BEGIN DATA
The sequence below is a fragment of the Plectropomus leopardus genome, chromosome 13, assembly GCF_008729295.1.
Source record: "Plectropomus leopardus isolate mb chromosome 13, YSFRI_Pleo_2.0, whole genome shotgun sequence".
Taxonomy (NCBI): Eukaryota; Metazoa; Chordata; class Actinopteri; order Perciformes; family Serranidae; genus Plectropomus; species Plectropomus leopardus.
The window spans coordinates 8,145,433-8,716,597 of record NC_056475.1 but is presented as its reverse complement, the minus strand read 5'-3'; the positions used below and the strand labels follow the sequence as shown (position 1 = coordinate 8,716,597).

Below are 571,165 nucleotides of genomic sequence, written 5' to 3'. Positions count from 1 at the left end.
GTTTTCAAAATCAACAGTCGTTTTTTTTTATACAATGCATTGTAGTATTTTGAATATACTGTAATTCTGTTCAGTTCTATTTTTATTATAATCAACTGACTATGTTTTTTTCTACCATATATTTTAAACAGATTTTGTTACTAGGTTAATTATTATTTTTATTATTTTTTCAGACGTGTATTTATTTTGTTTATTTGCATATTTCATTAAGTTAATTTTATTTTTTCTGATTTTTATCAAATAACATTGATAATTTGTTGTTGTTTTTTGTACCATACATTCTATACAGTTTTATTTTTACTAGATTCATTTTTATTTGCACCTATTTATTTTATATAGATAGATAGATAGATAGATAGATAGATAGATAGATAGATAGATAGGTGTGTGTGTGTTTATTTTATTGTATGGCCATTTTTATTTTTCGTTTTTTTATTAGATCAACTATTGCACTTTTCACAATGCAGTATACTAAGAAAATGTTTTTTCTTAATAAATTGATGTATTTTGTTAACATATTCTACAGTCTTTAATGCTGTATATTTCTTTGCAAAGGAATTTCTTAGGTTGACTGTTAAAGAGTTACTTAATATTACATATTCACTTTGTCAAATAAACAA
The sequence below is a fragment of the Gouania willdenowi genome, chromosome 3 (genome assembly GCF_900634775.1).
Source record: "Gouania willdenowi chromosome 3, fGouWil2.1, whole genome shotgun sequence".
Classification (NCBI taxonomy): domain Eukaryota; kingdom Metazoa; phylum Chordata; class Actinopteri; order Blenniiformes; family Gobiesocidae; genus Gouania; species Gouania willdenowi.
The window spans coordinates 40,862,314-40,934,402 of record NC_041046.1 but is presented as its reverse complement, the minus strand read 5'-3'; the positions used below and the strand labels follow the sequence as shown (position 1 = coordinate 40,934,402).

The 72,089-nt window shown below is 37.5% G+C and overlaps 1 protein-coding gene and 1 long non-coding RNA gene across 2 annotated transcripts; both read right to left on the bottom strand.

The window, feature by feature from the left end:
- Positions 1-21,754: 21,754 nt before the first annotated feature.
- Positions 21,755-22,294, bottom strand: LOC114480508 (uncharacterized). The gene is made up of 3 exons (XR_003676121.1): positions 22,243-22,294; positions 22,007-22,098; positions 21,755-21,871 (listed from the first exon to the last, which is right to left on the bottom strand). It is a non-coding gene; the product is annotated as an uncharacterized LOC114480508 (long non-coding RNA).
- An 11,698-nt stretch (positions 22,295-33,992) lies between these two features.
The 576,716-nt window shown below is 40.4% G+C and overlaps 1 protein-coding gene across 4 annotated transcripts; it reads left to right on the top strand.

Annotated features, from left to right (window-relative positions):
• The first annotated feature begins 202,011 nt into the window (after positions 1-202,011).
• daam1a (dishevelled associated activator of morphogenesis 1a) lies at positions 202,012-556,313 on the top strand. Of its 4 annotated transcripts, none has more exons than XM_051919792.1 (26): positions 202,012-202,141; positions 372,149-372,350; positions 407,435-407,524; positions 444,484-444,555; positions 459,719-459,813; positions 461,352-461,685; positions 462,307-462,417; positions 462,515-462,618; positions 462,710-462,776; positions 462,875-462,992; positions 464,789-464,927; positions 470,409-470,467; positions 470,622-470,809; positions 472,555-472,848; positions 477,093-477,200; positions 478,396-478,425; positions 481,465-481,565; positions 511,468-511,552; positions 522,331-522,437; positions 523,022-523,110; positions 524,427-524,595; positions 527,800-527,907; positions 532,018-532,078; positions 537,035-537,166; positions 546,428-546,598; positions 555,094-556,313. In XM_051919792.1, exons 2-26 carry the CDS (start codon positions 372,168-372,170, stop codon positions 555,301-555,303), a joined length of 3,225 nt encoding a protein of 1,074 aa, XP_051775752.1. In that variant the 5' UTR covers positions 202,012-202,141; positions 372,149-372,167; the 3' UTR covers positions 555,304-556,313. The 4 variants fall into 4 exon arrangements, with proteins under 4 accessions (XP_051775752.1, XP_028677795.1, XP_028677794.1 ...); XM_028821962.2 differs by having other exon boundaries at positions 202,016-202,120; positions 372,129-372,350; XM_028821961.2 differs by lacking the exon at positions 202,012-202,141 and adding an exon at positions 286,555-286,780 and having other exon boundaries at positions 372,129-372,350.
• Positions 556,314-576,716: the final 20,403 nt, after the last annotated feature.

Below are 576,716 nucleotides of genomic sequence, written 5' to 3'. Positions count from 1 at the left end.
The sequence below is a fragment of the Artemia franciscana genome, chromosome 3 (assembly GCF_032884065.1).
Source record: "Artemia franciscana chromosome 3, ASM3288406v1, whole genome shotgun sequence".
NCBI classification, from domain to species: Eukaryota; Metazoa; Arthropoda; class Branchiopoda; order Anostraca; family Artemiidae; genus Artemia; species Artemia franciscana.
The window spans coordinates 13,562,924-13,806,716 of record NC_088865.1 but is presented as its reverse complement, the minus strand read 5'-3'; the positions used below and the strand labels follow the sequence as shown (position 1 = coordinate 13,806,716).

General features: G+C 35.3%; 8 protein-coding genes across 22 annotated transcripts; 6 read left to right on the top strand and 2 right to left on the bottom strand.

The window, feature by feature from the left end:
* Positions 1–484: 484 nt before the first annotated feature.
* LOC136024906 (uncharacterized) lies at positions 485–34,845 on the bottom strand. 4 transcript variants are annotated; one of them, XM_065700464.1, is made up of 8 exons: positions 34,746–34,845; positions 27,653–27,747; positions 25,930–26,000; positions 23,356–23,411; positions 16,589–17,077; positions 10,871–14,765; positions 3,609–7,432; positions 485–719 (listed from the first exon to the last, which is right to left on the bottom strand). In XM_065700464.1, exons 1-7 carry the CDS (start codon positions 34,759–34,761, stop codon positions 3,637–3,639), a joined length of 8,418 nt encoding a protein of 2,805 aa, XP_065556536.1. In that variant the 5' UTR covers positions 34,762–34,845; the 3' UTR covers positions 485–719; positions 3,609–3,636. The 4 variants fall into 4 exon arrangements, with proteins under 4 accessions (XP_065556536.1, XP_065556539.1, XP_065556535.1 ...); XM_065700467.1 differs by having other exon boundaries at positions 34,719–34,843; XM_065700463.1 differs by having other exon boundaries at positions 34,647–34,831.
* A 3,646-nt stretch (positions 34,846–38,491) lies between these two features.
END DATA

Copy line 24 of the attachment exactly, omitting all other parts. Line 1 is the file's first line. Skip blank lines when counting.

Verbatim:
NCBI classification, from domain to species: Eukaryota; Metazoa; Arthropoda; class Branchiopoda; order Anostraca; family Artemiidae; genus Artemia; species Artemia franciscana.